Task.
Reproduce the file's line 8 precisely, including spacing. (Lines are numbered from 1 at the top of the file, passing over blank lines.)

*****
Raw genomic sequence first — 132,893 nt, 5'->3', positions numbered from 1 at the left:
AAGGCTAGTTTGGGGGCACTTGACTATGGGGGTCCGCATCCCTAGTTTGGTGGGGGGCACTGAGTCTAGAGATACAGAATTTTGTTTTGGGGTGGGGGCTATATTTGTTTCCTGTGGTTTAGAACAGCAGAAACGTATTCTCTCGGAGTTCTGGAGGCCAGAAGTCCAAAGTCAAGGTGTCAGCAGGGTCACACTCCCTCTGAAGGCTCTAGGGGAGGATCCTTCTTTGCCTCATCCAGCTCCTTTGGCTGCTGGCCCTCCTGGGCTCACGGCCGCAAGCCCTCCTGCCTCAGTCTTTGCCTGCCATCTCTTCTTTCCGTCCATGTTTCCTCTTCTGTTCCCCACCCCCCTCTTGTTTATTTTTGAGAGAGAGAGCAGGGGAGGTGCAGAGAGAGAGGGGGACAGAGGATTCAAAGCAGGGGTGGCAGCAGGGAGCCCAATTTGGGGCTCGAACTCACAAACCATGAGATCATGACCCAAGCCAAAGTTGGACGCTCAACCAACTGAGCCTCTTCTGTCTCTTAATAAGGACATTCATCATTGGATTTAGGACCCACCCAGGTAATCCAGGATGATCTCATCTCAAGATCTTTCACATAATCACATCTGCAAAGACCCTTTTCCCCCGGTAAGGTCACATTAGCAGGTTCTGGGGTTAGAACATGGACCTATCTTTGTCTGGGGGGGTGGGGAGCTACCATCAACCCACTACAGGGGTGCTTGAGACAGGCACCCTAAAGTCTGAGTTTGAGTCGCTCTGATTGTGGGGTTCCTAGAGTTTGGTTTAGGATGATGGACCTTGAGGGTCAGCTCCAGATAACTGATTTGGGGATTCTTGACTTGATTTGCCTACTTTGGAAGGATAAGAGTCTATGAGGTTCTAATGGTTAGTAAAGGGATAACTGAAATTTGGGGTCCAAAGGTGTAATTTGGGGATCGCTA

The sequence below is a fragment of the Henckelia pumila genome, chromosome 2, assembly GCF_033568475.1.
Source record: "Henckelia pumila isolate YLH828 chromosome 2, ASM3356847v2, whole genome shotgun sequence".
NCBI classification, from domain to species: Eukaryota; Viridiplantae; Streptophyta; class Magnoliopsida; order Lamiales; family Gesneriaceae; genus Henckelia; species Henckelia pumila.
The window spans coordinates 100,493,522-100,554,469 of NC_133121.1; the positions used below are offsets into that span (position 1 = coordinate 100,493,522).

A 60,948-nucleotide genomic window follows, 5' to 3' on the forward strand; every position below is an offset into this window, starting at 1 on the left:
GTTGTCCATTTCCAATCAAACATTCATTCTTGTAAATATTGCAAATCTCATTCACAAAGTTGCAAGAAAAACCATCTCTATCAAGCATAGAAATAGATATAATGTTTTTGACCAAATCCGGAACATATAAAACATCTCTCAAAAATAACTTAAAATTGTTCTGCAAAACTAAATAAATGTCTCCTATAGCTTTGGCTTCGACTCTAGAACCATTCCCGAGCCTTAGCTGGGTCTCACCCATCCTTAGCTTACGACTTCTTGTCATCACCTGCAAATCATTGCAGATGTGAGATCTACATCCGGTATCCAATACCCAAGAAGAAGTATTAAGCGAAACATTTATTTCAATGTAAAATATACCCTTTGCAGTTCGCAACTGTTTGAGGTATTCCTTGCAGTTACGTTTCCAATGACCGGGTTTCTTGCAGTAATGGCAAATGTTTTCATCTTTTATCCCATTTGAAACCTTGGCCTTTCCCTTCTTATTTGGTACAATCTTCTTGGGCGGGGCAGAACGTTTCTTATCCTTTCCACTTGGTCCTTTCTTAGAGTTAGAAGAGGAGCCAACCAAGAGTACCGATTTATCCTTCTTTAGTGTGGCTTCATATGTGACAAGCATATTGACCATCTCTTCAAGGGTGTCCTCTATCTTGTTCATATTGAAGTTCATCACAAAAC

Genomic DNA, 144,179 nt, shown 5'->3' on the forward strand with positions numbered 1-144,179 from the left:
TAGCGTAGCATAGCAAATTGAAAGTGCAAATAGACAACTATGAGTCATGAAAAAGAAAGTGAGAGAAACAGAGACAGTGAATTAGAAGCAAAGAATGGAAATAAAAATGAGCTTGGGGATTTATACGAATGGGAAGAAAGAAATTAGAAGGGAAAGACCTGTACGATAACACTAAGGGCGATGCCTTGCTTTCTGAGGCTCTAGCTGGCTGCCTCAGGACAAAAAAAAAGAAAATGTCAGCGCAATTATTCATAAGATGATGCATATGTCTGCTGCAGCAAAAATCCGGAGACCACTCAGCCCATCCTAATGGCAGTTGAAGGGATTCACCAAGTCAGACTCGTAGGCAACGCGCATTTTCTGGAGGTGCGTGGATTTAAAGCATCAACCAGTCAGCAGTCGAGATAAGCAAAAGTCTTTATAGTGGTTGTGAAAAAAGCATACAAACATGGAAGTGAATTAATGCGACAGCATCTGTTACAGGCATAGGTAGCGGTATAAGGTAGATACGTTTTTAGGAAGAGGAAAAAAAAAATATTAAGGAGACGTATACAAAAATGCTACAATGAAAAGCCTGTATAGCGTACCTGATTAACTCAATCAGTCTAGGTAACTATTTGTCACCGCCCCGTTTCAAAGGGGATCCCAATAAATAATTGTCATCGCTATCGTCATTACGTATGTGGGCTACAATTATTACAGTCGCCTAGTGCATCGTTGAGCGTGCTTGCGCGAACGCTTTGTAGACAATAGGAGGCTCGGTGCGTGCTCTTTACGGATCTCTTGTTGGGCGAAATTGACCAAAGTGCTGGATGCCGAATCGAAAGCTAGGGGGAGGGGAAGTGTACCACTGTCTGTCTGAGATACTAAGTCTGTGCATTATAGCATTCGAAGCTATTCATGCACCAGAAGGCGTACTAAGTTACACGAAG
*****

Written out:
GTTGTCCATTTCCAATCAAACATTCATTCTTGTAAATATTGCAAATCTCATTCACAAAGTTGCAAGAAAAACCATCTCTATCAAGCATAGAAATAGATATAATGTTTTTGACCAAATCCGGAACATATAAAACATCTCTCAAAAATAACTTAAAATTGTTCTGCAAAACTAAATAAATGTCTCCTATAGCTTTGGCTTCGACTCTAGAACCATTCCCGAGCCTTAGCTGGGTCTCACCCATCCTTAGCTTACGACTTCTTGTCATCACCTGCAAATCATTGCAGATGTGAGATCTACATCCGGTATCCAATACCCAAGAAGAAGTATTAAGCGAAACATTTATTTCAATGTAAAATATACCCTTTGCAGTTCGCAACTGTTTGAGGTATTCCTTGCAGTTACGTTTCCAATGACCGGGTTTCTTGCAGTAATGGCAAATGTTTTCATCTTTTATCCCATTTGAAACCTTGGCCTTTCCCTTCTTATTTGGTACAATCTTCTTGGGCGGGGCAGAACGTTTCTTATCCTTTCCACTTGGTCCTTTCTTAGAGTTAGAAGAGGAGCCAACCAAGAGTACCGATTTATCCTTCTTTAGTGTGGCTTCATATGTGACAAGCATATTGACCATCTCTTCAAGGGTGTCCTCTATCTTGTTCATATTGAAGTTCATCACAAAAC